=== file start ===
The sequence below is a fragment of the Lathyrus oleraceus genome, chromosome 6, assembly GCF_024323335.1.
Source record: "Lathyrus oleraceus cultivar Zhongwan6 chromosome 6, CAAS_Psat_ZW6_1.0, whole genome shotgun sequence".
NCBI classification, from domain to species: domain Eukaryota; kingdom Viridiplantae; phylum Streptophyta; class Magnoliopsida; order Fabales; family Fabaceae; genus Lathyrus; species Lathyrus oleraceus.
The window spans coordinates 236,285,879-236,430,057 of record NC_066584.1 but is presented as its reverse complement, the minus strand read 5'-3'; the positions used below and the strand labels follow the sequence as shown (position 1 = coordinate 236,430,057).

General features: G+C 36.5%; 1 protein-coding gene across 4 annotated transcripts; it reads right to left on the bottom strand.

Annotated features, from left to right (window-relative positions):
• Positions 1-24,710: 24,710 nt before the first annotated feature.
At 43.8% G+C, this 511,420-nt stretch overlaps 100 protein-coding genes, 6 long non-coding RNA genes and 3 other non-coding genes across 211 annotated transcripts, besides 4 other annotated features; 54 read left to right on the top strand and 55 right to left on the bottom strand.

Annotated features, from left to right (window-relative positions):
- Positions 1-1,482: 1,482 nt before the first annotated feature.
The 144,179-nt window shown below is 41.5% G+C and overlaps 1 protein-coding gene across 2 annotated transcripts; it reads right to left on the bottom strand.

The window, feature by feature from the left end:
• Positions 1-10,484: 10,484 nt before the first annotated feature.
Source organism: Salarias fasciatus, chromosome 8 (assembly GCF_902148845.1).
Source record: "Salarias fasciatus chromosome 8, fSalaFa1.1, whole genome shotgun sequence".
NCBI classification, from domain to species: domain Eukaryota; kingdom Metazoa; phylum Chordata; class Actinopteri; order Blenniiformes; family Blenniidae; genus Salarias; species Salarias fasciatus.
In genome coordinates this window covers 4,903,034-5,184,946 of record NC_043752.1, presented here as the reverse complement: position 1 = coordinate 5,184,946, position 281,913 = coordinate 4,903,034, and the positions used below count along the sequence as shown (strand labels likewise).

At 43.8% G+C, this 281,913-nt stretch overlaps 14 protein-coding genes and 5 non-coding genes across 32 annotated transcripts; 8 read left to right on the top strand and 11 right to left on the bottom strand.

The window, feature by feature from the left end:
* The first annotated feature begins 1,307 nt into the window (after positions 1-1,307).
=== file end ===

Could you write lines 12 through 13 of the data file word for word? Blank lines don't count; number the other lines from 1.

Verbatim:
The window, feature by feature from the left end:
• Positions 1-10,484: 10,484 nt before the first annotated feature.